Four years ago I got into a debate with someone who decried the war as “blood for oil.” (He also went on to call American servicemen “pawns”, but I’ll leave that for another time.) I said then that the supply and demand of oil is a global problem, not just a United States problem. I explained how high oil prices would affect the price of food and its availability. I explained how essential it was to the global economy that the global oil supply wasn’t effected.
He didn’t agree with my assessment, said there was “no connection”, and that Bush was just “trying to make his oil buddies rich”.
Recent headlines prove who was right:
- Wal-Mart customers are feeling the pinch of higher food prices
- Corn hits $6 a bushel
- Rice prices jump 10% in Africa
- Rice Jumps to Record on Philippine Imports, Curbs on Exports
- Fuel Choices, Food Crises and Finger-Pointing
- Food Costs Rising Fastest in 17 Years
- UN chief warns world must urgently increase food production
- Food Rationing Confronts Breadbasket of the World
Oil prices and food prices & availability are intrinsically linked. This is a lesson we all must learn, and learn quickly. Taking part of our food supply (corn) and burning it as an inefficient fuel source (in the form of ethanol) is beyond idiotic because it causes both prices to increase and there’s no appreciable benefit to burning an inefficient fuel source.
Do we need an alternative to oil? Yes. But ethanol is not the answer, and until we find one, the stability of the world’s oil market and price is essential to everyone. And closer to home, it is essential to the preservation of our liberties.
Read More to view my original email:
From a sent email dated November 12, 2004:
Look, the world needs oil. Not just us. Alternative fuels are great and all, but until they are as inexpensive as gasoline, and until they provide as much energy (or more) per gallon as gasoline does, they’re not going to take off. Why? Economics.
What you need to understand is the concept of a global economy and how oil fits into the equation. Understanding how the Middle East and its oil reserves fit into the global economy is important to understanding the Middle East foreign policy of the US for the past 50 or so years.
The global economy — that is, how the economy of every country fits together and effect each other — revolves around oil. I know the Greens don’t like to hear this, but it’s true. From the suburbanite in their gas-guzzling SUV to the rice farmer in Thailand, the global economy is controlled by oil. Now… What happens when a “crisis” envolops te Middle East? Well, we immediately notice a spike in gas prices, sure. Over the long term, this can be a pain in the butt for us here in America. But what’s more important than that is the ripple effect. Joe Wheat is a farmer in the great plains of America, growing, well, wheat. The spike in gas prices means it costs him more to fill up his tractors and run his farm equipment, so he raises his prices, as does all his competitors. The distributor he sells to has to then raise their prices, since both Joe Wheat AND John Trucker have raised their rates. So George Distributor then charges more to Ngyen Importer in Thailand, who also has to pay more to Fernandez Shipper since fuel for his ship costs more than it used to. As the end result, Ngyen Importer can’t buy as much wheat as he used to, but he still has a car to put gas in, employees to pay, and a business to run, so he — like all his fellow businessmen around the world — raise their rates just to cover their expenses. The person that’s hit the hardest is little Szi Consumer, over there in Thailand. While the prices of goods, services, and materials has gone up, her employer can’t afford to pay her more. Matter of fact, her employer had to lay off half of the plant yesterday. But poor Szi can’t buy as much food anymore because she simply can’t afford it.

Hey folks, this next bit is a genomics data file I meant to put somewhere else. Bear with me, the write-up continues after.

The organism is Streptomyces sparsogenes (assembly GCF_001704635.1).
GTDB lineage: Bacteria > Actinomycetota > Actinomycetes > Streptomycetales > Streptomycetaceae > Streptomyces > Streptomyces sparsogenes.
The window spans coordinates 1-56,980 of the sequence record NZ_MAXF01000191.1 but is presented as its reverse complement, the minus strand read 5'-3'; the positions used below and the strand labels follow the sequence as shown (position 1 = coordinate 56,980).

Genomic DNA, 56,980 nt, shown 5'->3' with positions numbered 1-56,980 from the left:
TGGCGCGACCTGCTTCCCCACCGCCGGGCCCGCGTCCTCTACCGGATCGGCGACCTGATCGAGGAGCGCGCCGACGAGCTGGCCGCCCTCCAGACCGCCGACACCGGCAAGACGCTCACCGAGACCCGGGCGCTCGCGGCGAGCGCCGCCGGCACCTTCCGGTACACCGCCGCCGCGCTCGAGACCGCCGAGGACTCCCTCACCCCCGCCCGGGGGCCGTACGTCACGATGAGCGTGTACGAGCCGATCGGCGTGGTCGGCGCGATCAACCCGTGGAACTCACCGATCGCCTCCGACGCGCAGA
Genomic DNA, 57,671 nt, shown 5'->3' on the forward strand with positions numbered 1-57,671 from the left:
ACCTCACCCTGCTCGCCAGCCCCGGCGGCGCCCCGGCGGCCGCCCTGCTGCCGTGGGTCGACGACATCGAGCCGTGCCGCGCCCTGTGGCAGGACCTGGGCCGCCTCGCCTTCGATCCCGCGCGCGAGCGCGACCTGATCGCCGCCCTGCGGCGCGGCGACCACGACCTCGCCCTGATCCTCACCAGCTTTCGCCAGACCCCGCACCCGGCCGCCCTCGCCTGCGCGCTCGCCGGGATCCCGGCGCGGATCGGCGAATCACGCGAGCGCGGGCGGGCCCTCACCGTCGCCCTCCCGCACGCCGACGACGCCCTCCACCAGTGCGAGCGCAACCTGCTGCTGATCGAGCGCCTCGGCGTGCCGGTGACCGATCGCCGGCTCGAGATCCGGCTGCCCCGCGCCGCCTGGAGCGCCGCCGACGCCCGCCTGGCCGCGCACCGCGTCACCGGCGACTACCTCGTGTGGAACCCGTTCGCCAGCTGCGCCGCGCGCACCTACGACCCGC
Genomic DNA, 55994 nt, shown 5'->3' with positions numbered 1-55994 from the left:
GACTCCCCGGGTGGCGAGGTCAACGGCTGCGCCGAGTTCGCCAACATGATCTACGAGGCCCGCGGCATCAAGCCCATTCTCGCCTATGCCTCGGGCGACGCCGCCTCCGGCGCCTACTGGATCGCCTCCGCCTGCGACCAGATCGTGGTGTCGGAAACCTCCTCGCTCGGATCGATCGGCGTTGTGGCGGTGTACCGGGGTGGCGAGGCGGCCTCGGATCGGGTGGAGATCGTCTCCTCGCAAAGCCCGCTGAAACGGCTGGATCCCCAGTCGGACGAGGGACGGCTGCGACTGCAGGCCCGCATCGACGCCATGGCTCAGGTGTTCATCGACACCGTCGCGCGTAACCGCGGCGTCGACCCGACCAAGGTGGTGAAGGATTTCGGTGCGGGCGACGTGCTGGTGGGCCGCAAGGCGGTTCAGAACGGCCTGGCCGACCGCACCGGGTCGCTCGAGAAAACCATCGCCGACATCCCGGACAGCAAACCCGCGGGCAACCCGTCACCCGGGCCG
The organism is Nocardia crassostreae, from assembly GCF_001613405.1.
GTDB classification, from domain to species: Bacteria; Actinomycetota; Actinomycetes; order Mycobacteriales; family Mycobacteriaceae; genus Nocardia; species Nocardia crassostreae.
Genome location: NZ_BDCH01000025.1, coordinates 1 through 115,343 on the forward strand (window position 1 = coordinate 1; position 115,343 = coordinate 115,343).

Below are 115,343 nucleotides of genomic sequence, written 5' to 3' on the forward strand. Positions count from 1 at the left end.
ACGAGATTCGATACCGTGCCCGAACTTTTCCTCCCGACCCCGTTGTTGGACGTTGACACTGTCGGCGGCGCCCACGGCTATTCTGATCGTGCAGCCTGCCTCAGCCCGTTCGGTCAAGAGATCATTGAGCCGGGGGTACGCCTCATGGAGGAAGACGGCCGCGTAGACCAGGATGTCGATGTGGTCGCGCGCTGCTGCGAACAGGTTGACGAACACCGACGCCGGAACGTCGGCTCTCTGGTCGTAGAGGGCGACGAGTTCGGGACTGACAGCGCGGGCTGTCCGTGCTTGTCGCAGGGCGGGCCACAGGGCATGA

All this because of a pesky thing called oil.
That is the global economy we’re faced with. And unless the oil trade is stable, everyone suffers. Especially people in 3rd world countries like little Szi. The hardest hit are those that depend upon their government for food in poverty-stricken parts of the world like some spots of Africa. With an extended “oil crisis”, their currency cannot purchase as much food, and some of their population starves, leading to riots, disease, and in general… really bad times.
All because of that pesky oil.
I know I’m off tangent a little, but think about it: if you offer an alternative fuel right now, you need to offer a distinct advantage over gas. Basically, this comes down to cost. Unless it’s cheaper or more convenient, people won’t buy it. You have a whole infrastructure — from filling stations to vehicles to tractors to boats to airplanes — that has to be converted over. That costs money. And if I’m a farmer any my 30-year-old John Deere is still running fine, I’m not going to spend tens of thousands of dollars on a new one unless it’s going to benefit me some way. And the only benefit would be cost savings. If you force Joe Wheat and all his farming buddies to buy new tractors, the only way they can afford to pay for it is to raise their prices, which hurts everyone around the world.
The transition from oil to “alternative fuels” has to be seamless and gradual. It’s going to take 25-30 years, by my estimate. I mean hell…. how long did it take for us to transition from leaded to unleaded gasoline? Fifteen years or so? And that’s a minor change in comparison.